Amazing Portents

Wednesday in the 4th Week of Advent: Malachi 3:1-4, 23-24, Luke 1:57-66.

At Penn State University where I attended college, a grand, elm-lined pedestrian walkway called Pattee Mall leads from College Ave all the way up to the library. Buildings holding classrooms line the 0.3-mile stretch, and it is after one of these — the particularly nondescript Willard Building — that the infamous Willard Preacher was named. This bedraggled fellow would preach a distinct brand of fire-and-brimstone gospel to all the students streaming by and, more often than not, a few philosophy types (or, alternatively, frat boys trying to outdo one another in offensiveness) could be found shouting back and forth questions and arguments with the Willard Preacher. I always thought of him as a type of prophet. I recall walking away from him several times on my way to class with a bit of unease as if I should be lingering to hear an important message. I remember encountering the poor guy at the bus stop one time thinking he was a homeless beggar until I recognized his profile and the proud eyes behind his dirty long hair. It was odd to have this quiet moment next to someone who always seemed to be at the center of a maelstrom of noise. 

Wild Man (contemporary), Mary Giacomini | Image from Pixels.com.

I thought of the Willard Preacher when I read today’s readings, probably because I recognized that same sense of something important descending on the neighbors of Zechariah and Elizabeth. We read that “fear came upon all their neighbors” as his tongue was loosed upon the naming of John the Baptist. Something new came into the family — the name John — but the loosening of Zechariah’s mute tongue spoke of greater portents. Something was happening and they needed to pay attention.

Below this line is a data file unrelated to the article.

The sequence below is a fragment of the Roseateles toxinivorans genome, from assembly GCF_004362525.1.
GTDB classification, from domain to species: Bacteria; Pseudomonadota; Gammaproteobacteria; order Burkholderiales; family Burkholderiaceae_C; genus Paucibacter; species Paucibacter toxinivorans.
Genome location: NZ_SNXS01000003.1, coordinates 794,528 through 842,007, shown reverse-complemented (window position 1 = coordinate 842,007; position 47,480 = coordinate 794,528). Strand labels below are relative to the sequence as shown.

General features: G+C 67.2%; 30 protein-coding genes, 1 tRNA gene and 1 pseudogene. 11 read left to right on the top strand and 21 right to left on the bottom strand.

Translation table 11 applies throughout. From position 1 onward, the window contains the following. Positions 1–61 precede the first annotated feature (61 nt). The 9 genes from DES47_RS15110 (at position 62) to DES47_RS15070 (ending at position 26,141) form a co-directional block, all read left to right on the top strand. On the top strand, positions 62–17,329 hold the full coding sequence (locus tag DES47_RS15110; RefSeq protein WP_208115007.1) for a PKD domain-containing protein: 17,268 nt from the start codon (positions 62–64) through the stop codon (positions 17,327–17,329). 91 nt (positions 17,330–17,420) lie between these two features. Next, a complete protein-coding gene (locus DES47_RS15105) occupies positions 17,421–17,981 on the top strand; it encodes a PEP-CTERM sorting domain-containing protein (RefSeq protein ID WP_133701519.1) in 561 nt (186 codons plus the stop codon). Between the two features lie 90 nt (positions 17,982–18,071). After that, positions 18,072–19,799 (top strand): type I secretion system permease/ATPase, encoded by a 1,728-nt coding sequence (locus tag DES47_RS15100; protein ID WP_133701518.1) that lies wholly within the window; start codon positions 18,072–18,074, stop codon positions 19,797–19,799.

In the first reading, the prophet Malachi lays out more details about these great things manifesting in the house of Zachariah and Elizabeth. In hindsight, we can see how Malachai’s words directly relate to John and Jesus: “Lo, I am sending my messenger to prepare the way before me.” We have examined several times this Advent how John is “the voice crying out in the wilderness” foreseen by Isaiah. Even so, it’s worth recognizing how unique it is to foresee another prophet in addition to the Savior. You’d think that important prophecy would be mostly concerned with the Messiah; everything else is irrelevant. But it’s not irrelevant: God chooses to share with Malachi this vision, “Lo, I will send you Elijah, the prophet, Before the day of the LORD comes.” Elijah, one of the greatest of the Jewish prophets, who was taken up to heaven bodily on a flaming chariot, is promised to return to earth before the Messiah comes, specifically in order to “prepare the way” for Him. As we heard this Advent, Jesus professes that John is, in fact, the promised Elijah. The Messiah and this final prophet, this returned Elijah, are inseparably linked. It’s an important way for God to signal the importance of His Son and at the same time, it’s the action of His Son’s entrance into humanity that blesses the entire line of God’s prophets that came before Him, making them more important as a consequence.